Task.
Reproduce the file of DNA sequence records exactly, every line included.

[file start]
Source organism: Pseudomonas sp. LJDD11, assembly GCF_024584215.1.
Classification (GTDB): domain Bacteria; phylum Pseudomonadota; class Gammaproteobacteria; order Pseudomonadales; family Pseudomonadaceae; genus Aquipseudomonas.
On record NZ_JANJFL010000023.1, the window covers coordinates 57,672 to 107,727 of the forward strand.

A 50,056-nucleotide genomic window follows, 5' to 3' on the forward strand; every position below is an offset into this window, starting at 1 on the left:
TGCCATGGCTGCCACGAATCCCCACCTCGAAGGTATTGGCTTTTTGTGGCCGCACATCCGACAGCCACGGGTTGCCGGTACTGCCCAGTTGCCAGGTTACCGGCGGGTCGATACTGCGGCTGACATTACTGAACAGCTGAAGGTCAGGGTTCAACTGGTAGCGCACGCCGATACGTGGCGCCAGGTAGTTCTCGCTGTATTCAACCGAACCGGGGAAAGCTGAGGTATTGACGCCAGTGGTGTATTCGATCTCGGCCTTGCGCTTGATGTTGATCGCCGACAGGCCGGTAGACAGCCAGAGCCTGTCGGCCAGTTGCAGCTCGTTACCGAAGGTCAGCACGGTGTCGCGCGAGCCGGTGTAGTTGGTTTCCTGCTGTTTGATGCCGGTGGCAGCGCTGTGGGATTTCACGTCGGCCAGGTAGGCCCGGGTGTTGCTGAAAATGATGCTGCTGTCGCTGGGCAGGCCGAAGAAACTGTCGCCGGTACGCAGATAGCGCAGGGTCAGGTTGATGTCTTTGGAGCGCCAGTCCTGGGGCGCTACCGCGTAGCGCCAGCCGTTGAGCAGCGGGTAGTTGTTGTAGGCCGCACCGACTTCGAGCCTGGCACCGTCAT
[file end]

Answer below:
Source organism: Pseudomonas sp. LJDD11, assembly GCF_024584215.1.
Classification (GTDB): domain Bacteria; phylum Pseudomonadota; class Gammaproteobacteria; order Pseudomonadales; family Pseudomonadaceae; genus Aquipseudomonas.
On record NZ_JANJFL010000023.1, the window covers coordinates 57,672 to 107,727 of the forward strand.

A 50,056-nucleotide genomic window follows, 5' to 3' on the forward strand; every position below is an offset into this window, starting at 1 on the left:
TGCCATGGCTGCCACGAATCCCCACCTCGAAGGTATTGGCTTTTTGTGGCCGCACATCCGACAGCCACGGGTTGCCGGTACTGCCCAGTTGCCAGGTTACCGGCGGGTCGATACTGCGGCTGACATTACTGAACAGCTGAAGGTCAGGGTTCAACTGGTAGCGCACGCCGATACGTGGCGCCAGGTAGTTCTCGCTGTATTCAACCGAACCGGGGAAAGCTGAGGTATTGACGCCAGTGGTGTATTCGATCTCGGCCTTGCGCTTGATGTTGATCGCCGACAGGCCGGTAGACAGCCAGAGCCTGTCGGCCAGTTGCAGCTCGTTACCGAAGGTCAGCACGGTGTCGCGCGAGCCGGTGTAGTTGGTTTCCTGCTGTTTGATGCCGGTGGCAGCGCTGTGGGATTTCACGTCGGCCAGGTAGGCCCGGGTGTTGCTGAAAATGATGCTGCTGTCGCTGGGCAGGCCGAAGAAACTGTCGCCGGTACGCAGATAGCGCAGGGTCAGGTTGATGTCTTTGGAGCGCCAGTCCTGGGGCGCTACCGCGTAGCGCCAGCCGTTGAGCAGCGGGTAGTTGTTGTAGGCCGCACCGACTTCGAGCCTGGCACCGTCAT